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Diabetes is major problem worldwide but especially in the United States. The number of people with diabetes is rapidly growing, although the rate at which this is happening has slightly decreased. The National Diabetes Statistics Report (released on June 10, 2014) has shown that the annual incidence of diabetes has decreased from 1.9 million of new diagnoses per year in 2010 to 1.7 million in 2012.

Nevertheless, the percentage of people affected by diabetes in the United States in 2012 was 9.3%, while the percentage of people with pre-diabetes was 27.5%. This is a huge number, considering how this condition damages a person’s health, even with the necessary treatment. Naturally, the circulatory system is one of the first things that is greatly damaged by elevated levels of sugar in the blood stream.

In this article we will discuss how this damage takes place and what happens as a result. 

Glycation – the root of all problems

Glycation is the process of bonding proteins and lipids with sugar molecules, including glucose and fructose. This process is not enzyme controlled and is very detrimental to the human body. The latest studies have confirmed that fructose shows ten times the glycation activity of glucose (McPherson JD, Shilton BH, Walton DJ (March 1988). "Role of Fructose in Glycation and Cross-linking of Proteins"). Fructose is not as harmless as scientists previously thought.

Glycation induces the formation of advanced glycation end-products (AGEs), which are much more damaging than sugars themselves. AGEs are implicated in cardiovascular diseases (by damaging the collagen, fibrinogen and endothelium), Alzheimer’s disease (formation of amyloid), cancer (formation of acrylamide), peripheral neuropathy and sensory loss (as a result of demyelination).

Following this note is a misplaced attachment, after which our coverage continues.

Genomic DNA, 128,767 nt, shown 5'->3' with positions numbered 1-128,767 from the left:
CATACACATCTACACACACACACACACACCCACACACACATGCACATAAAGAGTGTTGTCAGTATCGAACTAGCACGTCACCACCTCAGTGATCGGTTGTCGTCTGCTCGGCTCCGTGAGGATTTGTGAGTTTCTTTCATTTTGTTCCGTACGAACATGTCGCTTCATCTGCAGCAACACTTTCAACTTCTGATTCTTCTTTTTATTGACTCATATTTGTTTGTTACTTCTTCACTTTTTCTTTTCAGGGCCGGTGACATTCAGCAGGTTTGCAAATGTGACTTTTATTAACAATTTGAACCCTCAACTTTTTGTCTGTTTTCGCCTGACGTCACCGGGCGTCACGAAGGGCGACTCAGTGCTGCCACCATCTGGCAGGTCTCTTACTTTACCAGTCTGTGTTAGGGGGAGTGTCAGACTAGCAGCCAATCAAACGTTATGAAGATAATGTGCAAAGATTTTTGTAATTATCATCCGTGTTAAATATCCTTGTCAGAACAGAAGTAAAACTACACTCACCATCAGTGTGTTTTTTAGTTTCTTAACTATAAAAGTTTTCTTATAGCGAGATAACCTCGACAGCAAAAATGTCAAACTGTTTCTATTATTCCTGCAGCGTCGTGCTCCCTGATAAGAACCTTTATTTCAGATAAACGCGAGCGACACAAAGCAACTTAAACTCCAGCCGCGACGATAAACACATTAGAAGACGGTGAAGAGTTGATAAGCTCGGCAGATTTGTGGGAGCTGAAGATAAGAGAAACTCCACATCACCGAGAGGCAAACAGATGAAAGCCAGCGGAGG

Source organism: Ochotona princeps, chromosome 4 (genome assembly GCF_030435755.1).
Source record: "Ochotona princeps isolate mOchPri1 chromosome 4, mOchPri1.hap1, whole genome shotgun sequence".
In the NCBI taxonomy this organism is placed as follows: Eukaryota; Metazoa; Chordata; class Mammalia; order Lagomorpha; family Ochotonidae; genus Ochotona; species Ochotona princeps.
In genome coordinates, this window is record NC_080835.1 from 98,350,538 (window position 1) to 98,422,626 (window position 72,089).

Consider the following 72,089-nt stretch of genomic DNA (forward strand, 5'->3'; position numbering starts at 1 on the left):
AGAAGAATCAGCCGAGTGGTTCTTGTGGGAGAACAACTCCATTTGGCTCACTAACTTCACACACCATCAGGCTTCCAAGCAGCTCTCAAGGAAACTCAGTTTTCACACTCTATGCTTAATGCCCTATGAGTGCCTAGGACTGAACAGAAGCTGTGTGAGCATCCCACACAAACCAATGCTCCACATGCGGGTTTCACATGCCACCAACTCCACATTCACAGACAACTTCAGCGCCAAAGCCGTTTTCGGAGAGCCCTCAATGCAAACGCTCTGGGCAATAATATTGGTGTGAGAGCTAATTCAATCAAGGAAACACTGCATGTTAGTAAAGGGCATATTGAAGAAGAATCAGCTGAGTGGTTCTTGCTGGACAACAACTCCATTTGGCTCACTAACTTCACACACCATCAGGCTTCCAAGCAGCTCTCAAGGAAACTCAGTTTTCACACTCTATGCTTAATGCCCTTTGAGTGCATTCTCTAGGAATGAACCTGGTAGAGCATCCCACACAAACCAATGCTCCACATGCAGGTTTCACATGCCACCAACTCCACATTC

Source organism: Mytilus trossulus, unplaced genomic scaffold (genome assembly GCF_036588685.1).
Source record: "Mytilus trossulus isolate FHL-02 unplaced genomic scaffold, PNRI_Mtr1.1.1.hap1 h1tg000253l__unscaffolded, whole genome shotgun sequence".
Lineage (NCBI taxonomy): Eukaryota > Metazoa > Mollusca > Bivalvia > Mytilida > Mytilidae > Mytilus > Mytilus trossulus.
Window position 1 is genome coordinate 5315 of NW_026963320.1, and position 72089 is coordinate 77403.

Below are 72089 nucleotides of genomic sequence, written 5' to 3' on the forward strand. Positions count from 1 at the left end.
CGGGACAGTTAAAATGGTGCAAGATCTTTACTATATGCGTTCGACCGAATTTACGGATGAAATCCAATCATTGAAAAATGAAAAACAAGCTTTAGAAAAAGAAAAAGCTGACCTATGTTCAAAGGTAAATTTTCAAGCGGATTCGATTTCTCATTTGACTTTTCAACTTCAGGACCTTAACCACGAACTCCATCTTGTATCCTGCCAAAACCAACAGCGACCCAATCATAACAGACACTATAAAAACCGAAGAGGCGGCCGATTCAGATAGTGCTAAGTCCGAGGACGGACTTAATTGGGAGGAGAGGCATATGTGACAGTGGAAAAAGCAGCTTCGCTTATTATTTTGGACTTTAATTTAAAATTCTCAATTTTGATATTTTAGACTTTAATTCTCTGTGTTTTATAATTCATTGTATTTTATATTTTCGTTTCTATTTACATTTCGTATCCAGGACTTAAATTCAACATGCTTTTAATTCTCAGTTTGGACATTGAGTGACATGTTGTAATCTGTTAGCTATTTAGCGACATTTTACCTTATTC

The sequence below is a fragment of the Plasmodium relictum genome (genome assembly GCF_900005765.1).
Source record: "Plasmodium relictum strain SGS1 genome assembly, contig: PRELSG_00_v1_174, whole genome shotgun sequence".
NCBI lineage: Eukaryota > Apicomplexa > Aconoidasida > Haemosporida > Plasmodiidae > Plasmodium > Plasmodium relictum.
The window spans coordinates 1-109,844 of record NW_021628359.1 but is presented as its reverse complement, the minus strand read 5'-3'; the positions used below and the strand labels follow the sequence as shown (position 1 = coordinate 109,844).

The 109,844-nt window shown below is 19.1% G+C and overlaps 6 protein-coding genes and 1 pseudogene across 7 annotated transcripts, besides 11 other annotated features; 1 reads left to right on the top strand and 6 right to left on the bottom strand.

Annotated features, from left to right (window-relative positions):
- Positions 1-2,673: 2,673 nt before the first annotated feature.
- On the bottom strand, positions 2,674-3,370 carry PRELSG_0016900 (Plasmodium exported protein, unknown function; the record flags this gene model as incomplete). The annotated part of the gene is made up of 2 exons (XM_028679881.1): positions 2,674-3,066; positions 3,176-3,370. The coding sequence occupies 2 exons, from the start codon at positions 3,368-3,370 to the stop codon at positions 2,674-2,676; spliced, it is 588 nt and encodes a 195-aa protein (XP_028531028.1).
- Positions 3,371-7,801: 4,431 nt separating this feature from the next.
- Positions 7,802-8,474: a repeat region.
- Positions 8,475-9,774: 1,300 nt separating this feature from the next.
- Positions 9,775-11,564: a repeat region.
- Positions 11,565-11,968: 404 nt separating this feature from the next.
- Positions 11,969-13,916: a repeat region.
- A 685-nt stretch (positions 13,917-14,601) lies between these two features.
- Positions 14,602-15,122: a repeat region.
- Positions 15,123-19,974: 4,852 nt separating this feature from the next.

High blood sugar, which is usually seen in untreated patients with diabetes, also causes the stiffening of collagen in the walls of the blood vessels. This prevents the blood vessels from stretching to react to the changes in blood volume, which causes blood pressure to rise, resulting in hypertension. Not only does glycation stiffen the collagen, it also causes it to weaken. This may result in micro- and macro-aneurisms (bulbous protrusions on the vessel walls), which can rupture and result in a stroke if they are located in the brain.

Moreover, advanced glycation end-products are responsible for initiating atherogenesis by triggering an inflammatory-proliferative process. The mechanisms by which AGEs promote atherosclerosis are still being researched. However, after scientists get a clearer understanding of these processes, a treatment will surely be manufactured to counteract the AGEs.

“Silent” heart disease

Due to the fact that advanced glycation end-products also damage the nerve endings through the process of demyelination, a person with heart disease might not notice any symptoms until it is too late. As a result, the condition of the patient may quickly deteriorate, since they might not turn to treatment in time.

This is especially dangerous if the person experiences a heart attack and does not realize it (this happens to about 30% of people with diabetes). How fast the person with a heart attack receives treatment is crucial for the outcome and the extent of the damage. If fibrinolytic agents are not administered in time, the area of necrosis (death of cells) will be much greater. Thus, people with diabetes should pay close attention to any strange feelings in their body, which include nausea, anxiety, lightheadedness, and sweating. Even people without diabetes often mistake a heart attack for food poisoning, losing precious time and worsening the outcome.

Conclusion

Scientists have yet to discover all the mechanisms responsible for increased risk of heart disease in people who have diabetes.  But apparently, the main reason for this is the glycation process triggered by high concentrations of glucose within the bloodstream, which causes advanced glycation end-products to appear. New drugs aimed at preventing the consequences of diabetes might be aimed at counteracting or eliminating these advanced glycation end-products. However, none have been developed yet.


 

References:

1.  National Diabetes Education Program: "I Have Diabetes."

2.  American Diabetes Association: "Living With Diabetes."

3.  National Diabetes Information Clearinghouse: "Diabetes, Heart Disease, and Stroke."

 

 
 
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